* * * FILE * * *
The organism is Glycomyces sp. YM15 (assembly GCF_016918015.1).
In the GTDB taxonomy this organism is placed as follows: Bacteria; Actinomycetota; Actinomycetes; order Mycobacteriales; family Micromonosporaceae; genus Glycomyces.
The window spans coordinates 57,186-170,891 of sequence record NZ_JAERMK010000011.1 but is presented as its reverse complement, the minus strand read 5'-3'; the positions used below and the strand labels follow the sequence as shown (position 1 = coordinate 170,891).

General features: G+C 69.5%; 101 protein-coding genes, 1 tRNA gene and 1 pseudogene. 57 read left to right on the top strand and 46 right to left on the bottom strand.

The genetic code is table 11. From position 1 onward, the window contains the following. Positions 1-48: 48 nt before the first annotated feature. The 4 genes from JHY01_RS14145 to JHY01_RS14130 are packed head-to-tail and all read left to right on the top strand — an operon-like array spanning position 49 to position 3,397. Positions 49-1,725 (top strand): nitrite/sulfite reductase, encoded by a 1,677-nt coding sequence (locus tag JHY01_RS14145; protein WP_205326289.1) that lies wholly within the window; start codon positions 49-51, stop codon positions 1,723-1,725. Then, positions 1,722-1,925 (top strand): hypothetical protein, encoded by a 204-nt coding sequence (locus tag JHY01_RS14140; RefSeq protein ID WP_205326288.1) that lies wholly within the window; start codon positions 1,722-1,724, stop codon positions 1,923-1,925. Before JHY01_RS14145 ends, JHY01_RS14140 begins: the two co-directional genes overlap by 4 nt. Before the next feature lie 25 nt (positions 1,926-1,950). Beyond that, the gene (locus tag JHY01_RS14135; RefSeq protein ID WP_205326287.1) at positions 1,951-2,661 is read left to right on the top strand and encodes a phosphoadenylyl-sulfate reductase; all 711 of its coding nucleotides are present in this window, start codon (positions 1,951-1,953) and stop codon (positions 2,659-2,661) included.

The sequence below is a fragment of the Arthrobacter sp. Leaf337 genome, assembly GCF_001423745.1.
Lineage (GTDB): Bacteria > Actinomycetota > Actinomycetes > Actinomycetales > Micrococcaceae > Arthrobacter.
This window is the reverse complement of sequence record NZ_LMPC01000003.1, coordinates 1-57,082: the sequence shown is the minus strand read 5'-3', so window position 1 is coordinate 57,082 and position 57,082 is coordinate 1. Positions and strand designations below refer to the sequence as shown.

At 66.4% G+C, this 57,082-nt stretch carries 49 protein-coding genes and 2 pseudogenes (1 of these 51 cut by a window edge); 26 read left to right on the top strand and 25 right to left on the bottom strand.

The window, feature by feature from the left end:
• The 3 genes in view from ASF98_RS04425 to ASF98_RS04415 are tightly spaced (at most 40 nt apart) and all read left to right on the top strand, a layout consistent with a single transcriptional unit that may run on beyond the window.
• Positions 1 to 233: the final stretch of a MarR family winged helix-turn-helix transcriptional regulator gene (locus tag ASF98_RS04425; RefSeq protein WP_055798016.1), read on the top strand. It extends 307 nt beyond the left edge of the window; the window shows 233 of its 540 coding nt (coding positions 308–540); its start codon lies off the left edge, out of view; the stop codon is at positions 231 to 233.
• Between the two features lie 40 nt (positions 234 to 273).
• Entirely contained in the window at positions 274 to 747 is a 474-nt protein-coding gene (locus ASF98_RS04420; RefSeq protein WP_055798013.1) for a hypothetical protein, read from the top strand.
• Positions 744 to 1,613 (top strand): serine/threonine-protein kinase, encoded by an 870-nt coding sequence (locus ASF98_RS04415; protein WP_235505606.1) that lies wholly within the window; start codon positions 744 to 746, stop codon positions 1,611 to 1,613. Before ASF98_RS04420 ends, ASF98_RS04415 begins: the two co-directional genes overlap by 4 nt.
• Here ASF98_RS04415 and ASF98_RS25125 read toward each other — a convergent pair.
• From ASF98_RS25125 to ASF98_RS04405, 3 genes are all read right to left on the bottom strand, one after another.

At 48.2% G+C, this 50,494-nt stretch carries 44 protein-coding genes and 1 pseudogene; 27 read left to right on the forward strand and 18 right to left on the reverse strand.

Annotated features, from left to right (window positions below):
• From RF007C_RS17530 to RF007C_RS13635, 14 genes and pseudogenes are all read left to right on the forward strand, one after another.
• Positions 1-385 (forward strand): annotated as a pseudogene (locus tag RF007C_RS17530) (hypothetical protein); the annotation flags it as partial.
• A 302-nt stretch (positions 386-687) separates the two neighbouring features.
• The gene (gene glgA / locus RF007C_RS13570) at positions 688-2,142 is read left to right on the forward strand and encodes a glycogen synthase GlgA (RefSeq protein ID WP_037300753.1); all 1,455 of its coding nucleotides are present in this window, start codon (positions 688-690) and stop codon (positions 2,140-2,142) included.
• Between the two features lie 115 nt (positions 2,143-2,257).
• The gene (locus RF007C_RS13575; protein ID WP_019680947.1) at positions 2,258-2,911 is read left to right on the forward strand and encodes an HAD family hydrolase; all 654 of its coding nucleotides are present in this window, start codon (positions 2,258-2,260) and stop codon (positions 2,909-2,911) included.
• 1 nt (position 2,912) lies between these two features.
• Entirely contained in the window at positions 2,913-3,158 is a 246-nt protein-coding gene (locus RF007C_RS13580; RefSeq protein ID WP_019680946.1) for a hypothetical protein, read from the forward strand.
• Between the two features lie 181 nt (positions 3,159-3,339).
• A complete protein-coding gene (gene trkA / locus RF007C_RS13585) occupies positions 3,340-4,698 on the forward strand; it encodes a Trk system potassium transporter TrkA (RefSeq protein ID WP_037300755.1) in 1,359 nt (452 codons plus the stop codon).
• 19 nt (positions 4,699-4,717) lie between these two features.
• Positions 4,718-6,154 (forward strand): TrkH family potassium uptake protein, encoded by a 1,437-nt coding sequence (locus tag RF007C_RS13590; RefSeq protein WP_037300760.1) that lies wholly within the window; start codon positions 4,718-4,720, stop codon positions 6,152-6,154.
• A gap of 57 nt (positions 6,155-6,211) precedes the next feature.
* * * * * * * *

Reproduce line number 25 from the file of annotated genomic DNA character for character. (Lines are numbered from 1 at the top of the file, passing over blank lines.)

• The gene (locus RF007C_RS13575; protein ID WP_019680947.1) at positions 2,258-2,911 is read left to right on the forward strand and encodes an HAD family hydrolase; all 654 of its coding nucleotides are present in this window, start codon (positions 2,258-2,260) and stop codon (positions 2,909-2,911) included.